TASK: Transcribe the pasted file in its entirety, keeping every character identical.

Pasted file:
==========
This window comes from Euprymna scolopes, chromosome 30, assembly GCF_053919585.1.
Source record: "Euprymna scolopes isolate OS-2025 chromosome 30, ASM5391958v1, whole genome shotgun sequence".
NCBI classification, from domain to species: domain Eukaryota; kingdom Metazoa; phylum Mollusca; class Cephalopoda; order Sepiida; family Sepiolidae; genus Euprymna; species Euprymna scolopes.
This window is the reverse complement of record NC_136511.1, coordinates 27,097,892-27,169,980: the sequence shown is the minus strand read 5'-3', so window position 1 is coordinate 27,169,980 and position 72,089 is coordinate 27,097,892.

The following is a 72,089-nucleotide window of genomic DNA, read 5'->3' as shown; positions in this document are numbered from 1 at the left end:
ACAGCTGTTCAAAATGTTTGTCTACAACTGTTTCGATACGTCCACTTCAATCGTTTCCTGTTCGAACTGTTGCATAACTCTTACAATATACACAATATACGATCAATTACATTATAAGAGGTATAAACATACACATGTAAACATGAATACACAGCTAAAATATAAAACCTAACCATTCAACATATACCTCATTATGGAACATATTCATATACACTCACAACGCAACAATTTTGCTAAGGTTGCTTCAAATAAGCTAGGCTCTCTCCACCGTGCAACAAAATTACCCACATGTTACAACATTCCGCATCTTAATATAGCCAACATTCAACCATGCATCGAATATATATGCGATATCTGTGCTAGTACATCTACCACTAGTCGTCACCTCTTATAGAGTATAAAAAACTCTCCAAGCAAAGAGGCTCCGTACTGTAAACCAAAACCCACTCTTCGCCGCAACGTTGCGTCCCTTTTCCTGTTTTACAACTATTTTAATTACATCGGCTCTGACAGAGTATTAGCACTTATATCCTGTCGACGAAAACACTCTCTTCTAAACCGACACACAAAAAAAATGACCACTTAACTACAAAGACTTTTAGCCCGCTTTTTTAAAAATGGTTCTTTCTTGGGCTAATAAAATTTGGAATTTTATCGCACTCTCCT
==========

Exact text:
This window comes from Euprymna scolopes, chromosome 30, assembly GCF_053919585.1.
Source record: "Euprymna scolopes isolate OS-2025 chromosome 30, ASM5391958v1, whole genome shotgun sequence".
NCBI classification, from domain to species: domain Eukaryota; kingdom Metazoa; phylum Mollusca; class Cephalopoda; order Sepiida; family Sepiolidae; genus Euprymna; species Euprymna scolopes.
This window is the reverse complement of record NC_136511.1, coordinates 27,097,892-27,169,980: the sequence shown is the minus strand read 5'-3', so window position 1 is coordinate 27,169,980 and position 72,089 is coordinate 27,097,892.

The following is a 72,089-nucleotide window of genomic DNA, read 5'->3' as shown; positions in this document are numbered from 1 at the left end:
ACAGCTGTTCAAAATGTTTGTCTACAACTGTTTCGATACGTCCACTTCAATCGTTTCCTGTTCGAACTGTTGCATAACTCTTACAATATACACAATATACGATCAATTACATTATAAGAGGTATAAACATACACATGTAAACATGAATACACAGCTAAAATATAAAACCTAACCATTCAACATATACCTCATTATGGAACATATTCATATACACTCACAACGCAACAATTTTGCTAAGGTTGCTTCAAATAAGCTAGGCTCTCTCCACCGTGCAACAAAATTACCCACATGTTACAACATTCCGCATCTTAATATAGCCAACATTCAACCATGCATCGAATATATATGCGATATCTGTGCTAGTACATCTACCACTAGTCGTCACCTCTTATAGAGTATAAAAAACTCTCCAAGCAAAGAGGCTCCGTACTGTAAACCAAAACCCACTCTTCGCCGCAACGTTGCGTCCCTTTTCCTGTTTTACAACTATTTTAATTACATCGGCTCTGACAGAGTATTAGCACTTATATCCTGTCGACGAAAACACTCTCTTCTAAACCGACACACAAAAAAAATGACCACTTAACTACAAAGACTTTTAGCCCGCTTTTTTAAAAATGGTTCTTTCTTGGGCTAATAAAATTTGGAATTTTATCGCACTCTCCT